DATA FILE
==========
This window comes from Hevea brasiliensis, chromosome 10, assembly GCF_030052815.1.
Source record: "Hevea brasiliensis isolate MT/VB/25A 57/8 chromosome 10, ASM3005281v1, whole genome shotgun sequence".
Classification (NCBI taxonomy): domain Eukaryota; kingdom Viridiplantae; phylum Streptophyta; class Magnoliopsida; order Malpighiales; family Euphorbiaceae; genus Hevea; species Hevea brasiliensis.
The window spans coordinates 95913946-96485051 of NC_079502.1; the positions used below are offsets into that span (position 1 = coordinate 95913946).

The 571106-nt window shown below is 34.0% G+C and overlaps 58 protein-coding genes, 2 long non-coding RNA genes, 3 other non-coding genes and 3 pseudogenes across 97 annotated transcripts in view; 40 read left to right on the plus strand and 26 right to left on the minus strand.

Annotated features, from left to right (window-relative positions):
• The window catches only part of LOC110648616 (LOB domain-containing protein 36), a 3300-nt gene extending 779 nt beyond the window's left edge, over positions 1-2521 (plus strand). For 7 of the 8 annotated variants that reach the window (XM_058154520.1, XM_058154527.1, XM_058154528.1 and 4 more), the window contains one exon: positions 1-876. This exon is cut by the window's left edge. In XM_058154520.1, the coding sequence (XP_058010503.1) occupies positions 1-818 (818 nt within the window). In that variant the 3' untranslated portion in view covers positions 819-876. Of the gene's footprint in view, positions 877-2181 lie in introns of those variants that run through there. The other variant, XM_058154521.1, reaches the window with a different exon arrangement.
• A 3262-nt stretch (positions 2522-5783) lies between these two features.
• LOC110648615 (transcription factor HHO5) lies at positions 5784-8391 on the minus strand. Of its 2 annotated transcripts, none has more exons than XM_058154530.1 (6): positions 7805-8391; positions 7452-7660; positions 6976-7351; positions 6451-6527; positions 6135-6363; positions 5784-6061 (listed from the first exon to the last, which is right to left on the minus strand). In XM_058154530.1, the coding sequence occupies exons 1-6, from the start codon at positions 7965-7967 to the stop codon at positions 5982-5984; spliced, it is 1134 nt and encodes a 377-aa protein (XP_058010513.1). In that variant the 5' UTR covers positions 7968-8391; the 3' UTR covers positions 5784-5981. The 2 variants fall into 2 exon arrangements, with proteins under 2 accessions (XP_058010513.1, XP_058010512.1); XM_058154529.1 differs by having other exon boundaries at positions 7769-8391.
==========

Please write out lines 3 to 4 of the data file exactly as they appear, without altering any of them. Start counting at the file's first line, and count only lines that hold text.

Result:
Classification (NCBI taxonomy): domain Eukaryota; kingdom Viridiplantae; phylum Streptophyta; class Magnoliopsida; order Malpighiales; family Euphorbiaceae; genus Hevea; species Hevea brasiliensis.
The window spans coordinates 95913946-96485051 of NC_079502.1; the positions used below are offsets into that span (position 1 = coordinate 95913946).